Michael Ogueke, Nigerian writer and political economist, drew comparisons among the states of insecurity in Nigeria in the present as compared to the past. Ogueke revisited the Nigeria of his childhood in the Facebook post.
“As a child in the late 70s, he wrote there were few policemen around & only a few of them carried guns. You see them on rare occasions & even without firearms. Their mere sight invokes fear.
Michael Ogueke remembered that back then, “see police” or “I will call the police” was enough to scare the kids into good behaviour.
Further, Michael Ogueke revealed in the post that he also recalled growing up in the 80s & 90s when almost every street in Port Harcourt then had vigilante groups. Each compound contributed a man or a male youth to handle the road each night. The various communities did this following the strictly adhered-to rooster.
Ogueke recalled that beyond the machetes, clubs or licenced double barrel guns they carried according to what each could afford, they also had whistles that sent men pouring out from each compound at the blast of their whistles to complement their efforts.
These vigilantes used to arrest the danger even before the police arrived. The same arrangement with minor variations was in place in every rural community.
Michael Ogueke stated in his recollection post that people used to feel secure even when they got to see a policeman once a month if you are lucky or even longer.
We are talking now about the situation in the present. Michael Ogueke revealed that Today, Nigeria has a workforce, workplaces, sophisticated police guns, communication gadgets & equipment, adequate amounts of police vehicles & scores of police special forces & units, yet insecurity is the order of the day.
According to him, Even with hundreds of thousands of soldiers drafted in to complement the efforts of the police, crimes like killing, maiming and other brutalities are our daily reality today.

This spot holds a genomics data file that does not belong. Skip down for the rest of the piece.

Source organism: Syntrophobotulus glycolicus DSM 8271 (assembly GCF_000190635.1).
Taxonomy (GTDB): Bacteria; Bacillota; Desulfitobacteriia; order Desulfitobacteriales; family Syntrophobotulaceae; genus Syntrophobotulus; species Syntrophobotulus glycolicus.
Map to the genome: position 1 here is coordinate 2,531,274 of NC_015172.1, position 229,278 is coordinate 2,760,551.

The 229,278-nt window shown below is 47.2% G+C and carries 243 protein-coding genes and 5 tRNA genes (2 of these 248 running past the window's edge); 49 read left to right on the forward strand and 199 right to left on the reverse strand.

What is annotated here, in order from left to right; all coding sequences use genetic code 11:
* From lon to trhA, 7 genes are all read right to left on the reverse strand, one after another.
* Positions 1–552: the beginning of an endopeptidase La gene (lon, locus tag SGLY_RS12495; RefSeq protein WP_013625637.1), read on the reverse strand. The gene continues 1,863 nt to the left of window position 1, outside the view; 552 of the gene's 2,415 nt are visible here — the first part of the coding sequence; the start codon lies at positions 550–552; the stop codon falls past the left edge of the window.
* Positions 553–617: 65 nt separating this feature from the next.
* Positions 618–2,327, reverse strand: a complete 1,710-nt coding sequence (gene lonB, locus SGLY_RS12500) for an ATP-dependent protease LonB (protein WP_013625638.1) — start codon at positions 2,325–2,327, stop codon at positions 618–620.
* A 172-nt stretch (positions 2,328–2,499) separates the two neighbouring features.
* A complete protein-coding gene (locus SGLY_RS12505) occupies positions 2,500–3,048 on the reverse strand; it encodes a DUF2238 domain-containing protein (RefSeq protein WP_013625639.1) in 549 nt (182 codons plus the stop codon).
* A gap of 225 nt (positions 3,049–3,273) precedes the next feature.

He questioned whether it is because the security forces are not enough, ill-equipped & complacent or because we have degenerated in character & security consciousness as a people.
Michael Oueke feels that judging from the two periods highlighted in this writeup, it’s evident that the protection of lives, livelihoods & properties are equal duties & responsibilities of the government & the citizens.
Therefore, he believes that while we continue to knock our governments at all levels for more efforts in tackling insecurity, we must also look at our moral degeneration & degradation as a people.
The Nigerian writer and Political economist added that as Nigerians, we must look at ourselves and commit to our duty of creating a better Nigeria for our upcoming generations by dealing with our insecurity, greed and corruption issues.
Additionally, Ogueke believes that we must also play our part in policing our streets, neighbourhoods, villages & communities. (This practice was prevalent in the past in many communities).
Ogueke claims that the criminals, their agents & weapons suppliers all are our neighbours & relations & live with us. They are not aliens.
Finally, He stated that government must protect lives & properties. At the same time, it is the responsibility of citizens to help the government protect them, their livelihoods & properties. Security is the collective responsibility of all.